I don’t remember whether I read this quote or heard it in a movie ‘to be a writer you just open up a vein and start writing..’ I got it intellectually then, but it wasn’t until I started my own public exposure that it really hit home. Exposure. A friend wrote a beautiful post about Christmas and in my mind’s eye could see him as a boy, and as a man, sleeping beside the Christmas tree, anticipation set afire by the glow of Christmas lights. Misty lights of the tree reflecting off the shiny eyes of an enthralled boy blending with the vision of the man. And maybe it was the third day of rainy overcast drifting into winter, but I started thinking about what happens to that joy, the anticipation, the belief in what cannot be seen. How wide eyed belief can morph into dreamy melancholy.
It made me think about those pictures of my brother, really a baby then, in those early 60s photos. The ones where the paper is thick and hefty, the edges serrated, the color so rich and deep it was a shock to see after black and white. My brother in his perfect white tee shirt, red felt cowboy hat on his little buzz cut, cowboy boots and the real faux leather holster hung low across his BVDs. Blue eyes blazing, a delicious grin and a real Doc Holiday pose for the camera, little chrome Colt blazing away. The delight in that photograph is palpable; whoever the photographer was, Mom or Dad, had to absolutely be grinning ear to ear. This perfect little urchin taking on the world in his cowboy get up and his underwear.
There’s a picture of my Dad from the 70’s that always makes me laugh. My staid, silent Dad. Wearing a cheap blonde girlie wig around our living room, dancing and singing. No alcohol required. The wig was a Christmas gift for me and in the rush to get the Santa gifts out, had forgotten to get it under the tree. After the first rush of Christmas morning was over it was remembered and revealed. And my Dad wore it. For the camera. No shame. None at all.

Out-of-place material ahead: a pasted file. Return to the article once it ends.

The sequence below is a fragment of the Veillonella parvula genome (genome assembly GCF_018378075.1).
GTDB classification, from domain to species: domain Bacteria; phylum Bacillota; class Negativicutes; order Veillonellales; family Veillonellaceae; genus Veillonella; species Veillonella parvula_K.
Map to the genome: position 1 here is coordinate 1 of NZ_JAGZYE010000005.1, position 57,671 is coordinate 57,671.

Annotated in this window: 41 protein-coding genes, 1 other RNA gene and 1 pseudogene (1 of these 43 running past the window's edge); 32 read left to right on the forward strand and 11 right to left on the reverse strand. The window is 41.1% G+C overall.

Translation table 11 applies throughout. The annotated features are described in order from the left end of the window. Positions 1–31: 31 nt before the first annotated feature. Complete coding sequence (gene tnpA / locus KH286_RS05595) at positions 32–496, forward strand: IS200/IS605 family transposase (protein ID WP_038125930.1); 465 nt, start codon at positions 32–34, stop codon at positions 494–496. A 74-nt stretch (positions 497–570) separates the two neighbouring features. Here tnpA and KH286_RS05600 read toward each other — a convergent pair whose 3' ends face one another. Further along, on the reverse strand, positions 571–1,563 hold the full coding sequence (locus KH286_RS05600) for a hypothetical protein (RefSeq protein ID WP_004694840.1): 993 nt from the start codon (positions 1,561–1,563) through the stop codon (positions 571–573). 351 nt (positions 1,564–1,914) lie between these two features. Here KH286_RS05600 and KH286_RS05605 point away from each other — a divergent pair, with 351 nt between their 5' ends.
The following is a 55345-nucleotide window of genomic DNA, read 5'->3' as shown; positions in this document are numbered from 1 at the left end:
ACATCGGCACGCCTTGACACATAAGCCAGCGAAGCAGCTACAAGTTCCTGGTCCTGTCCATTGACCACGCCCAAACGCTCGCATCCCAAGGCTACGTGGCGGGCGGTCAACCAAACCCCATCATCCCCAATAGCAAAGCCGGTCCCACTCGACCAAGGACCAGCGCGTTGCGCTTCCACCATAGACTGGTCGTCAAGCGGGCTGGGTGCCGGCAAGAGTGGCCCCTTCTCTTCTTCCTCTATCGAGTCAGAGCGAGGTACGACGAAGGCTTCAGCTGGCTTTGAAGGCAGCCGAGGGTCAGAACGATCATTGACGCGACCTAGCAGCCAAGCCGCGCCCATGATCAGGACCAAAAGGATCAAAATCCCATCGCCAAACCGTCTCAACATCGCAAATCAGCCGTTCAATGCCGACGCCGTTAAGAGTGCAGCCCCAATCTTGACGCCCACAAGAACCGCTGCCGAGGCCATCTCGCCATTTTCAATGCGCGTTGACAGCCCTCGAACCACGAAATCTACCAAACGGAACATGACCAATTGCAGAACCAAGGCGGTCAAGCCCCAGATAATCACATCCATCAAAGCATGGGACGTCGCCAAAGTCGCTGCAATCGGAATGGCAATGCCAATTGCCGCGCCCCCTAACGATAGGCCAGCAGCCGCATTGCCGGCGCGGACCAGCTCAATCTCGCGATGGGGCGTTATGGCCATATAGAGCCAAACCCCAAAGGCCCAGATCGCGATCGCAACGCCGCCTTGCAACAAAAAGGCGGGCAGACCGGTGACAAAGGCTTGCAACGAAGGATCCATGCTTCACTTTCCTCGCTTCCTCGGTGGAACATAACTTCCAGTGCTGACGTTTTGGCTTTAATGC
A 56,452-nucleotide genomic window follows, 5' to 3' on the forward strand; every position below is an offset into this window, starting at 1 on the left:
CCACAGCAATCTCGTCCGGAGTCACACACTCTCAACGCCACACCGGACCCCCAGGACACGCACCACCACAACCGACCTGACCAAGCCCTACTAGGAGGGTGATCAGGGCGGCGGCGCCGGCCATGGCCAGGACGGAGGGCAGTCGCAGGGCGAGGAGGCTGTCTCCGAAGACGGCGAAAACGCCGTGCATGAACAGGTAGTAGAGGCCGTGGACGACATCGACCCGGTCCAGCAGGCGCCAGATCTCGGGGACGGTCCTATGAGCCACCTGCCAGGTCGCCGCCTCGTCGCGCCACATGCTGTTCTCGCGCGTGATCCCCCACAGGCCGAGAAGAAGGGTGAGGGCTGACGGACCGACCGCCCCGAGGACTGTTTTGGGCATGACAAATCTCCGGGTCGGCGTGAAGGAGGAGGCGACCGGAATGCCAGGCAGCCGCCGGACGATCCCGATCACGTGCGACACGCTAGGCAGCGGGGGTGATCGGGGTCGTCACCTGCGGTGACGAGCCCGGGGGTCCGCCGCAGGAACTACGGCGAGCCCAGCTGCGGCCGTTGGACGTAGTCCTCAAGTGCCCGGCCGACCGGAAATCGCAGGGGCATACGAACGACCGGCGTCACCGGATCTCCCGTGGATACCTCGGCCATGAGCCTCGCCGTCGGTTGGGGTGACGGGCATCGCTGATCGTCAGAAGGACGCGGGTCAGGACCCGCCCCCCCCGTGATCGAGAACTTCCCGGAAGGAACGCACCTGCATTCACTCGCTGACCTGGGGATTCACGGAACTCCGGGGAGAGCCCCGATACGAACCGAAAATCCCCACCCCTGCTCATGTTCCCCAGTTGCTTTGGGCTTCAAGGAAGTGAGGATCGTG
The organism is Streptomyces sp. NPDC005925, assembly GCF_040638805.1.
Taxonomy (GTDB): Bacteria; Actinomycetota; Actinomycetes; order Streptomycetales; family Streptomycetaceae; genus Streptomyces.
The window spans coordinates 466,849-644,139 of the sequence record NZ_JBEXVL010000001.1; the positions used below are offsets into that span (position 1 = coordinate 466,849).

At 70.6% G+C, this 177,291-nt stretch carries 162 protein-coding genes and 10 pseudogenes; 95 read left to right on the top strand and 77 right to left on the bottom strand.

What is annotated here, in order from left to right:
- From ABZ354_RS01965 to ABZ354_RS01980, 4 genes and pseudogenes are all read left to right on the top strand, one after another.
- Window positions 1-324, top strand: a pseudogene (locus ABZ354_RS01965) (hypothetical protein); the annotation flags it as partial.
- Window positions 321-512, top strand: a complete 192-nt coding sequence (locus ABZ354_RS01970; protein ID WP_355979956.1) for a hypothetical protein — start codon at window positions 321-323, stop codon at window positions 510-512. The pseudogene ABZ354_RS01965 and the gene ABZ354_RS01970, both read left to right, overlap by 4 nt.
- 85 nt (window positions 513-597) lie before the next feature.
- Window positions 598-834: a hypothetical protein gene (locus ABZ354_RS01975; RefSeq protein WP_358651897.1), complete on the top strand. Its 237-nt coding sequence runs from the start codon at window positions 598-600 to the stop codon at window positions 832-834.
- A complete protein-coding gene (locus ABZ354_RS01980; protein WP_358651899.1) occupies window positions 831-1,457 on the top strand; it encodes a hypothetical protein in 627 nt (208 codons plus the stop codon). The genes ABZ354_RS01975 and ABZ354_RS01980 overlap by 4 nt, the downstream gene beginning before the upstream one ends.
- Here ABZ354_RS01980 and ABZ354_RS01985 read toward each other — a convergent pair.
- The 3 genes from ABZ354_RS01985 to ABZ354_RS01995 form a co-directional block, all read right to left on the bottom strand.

There’s a newer picture, my first Christmas with my beloved. We had a tree up, not much under it. All of our furniture was second hand, rescued from thrift stores and other people’s basements. I was working as a temp then; he had his first job as a technical writer, neither one of us making much. Just before the big day, an ENORMOUS gift appeared under the tree, misshapen, wrapped precariously, copious cellophane tape. It was for me and I could not imagine the contents. In the picture, I am sitting besides this mystery in our living room. It is as big as me and my inability to solve the puzzle is apparent on my face, as is the anticipation. He had surprised me with a pair of steel belted radial tires. He wanted to keep me safe and I believed he always would.
These important men in my blood stream, part of my DNA, all gone. All wanting to keep me safe, make life wonderful. Our delightful anticipation about life to come, life with each other, giving way to the silent water torture of time. Anticipation to melancholy. What is the true gift? Is it that which causes anticipation or wonder? Or is it the molding of our hearts, beliefs, passions and gifts into that which makes and keeps the connection with others? True connections, leaps of faith that create heaven here between us, not waiting for the hereafter.